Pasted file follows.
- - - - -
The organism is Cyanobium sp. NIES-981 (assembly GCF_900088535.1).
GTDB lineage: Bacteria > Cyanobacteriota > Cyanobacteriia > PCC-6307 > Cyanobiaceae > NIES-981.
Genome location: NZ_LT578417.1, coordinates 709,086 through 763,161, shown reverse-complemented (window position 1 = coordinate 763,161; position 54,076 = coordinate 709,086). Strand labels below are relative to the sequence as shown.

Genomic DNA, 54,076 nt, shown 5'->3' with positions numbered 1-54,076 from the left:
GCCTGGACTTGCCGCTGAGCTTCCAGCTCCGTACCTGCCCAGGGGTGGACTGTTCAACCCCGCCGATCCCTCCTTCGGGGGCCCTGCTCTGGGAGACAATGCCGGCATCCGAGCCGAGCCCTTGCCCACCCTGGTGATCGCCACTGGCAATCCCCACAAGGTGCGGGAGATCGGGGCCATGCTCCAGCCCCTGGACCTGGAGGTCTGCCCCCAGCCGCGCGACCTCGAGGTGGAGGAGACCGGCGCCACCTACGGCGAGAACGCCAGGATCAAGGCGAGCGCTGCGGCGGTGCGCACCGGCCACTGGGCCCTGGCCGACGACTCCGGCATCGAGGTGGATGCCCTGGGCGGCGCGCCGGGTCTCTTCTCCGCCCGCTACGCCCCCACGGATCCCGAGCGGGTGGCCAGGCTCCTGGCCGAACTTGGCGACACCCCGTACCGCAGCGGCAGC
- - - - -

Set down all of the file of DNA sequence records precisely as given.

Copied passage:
The organism is Cyanobium sp. NIES-981 (assembly GCF_900088535.1).
GTDB lineage: Bacteria > Cyanobacteriota > Cyanobacteriia > PCC-6307 > Cyanobiaceae > NIES-981.
Genome location: NZ_LT578417.1, coordinates 709,086 through 763,161, shown reverse-complemented (window position 1 = coordinate 763,161; position 54,076 = coordinate 709,086). Strand labels below are relative to the sequence as shown.

Genomic DNA, 54,076 nt, shown 5'->3' with positions numbered 1-54,076 from the left:
GCCTGGACTTGCCGCTGAGCTTCCAGCTCCGTACCTGCCCAGGGGTGGACTGTTCAACCCCGCCGATCCCTCCTTCGGGGGCCCTGCTCTGGGAGACAATGCCGGCATCCGAGCCGAGCCCTTGCCCACCCTGGTGATCGCCACTGGCAATCCCCACAAGGTGCGGGAGATCGGGGCCATGCTCCAGCCCCTGGACCTGGAGGTCTGCCCCCAGCCGCGCGACCTCGAGGTGGAGGAGACCGGCGCCACCTACGGCGAGAACGCCAGGATCAAGGCGAGCGCTGCGGCGGTGCGCACCGGCCACTGGGCCCTGGCCGACGACTCCGGCATCGAGGTGGATGCCCTGGGCGGCGCGCCGGGTCTCTTCTCCGCCCGCTACGCCCCCACGGATCCCGAGCGGGTGGCCAGGCTCCTGGCCGAACTTGGCGACACCCCGTACCGCAGCGGCAGC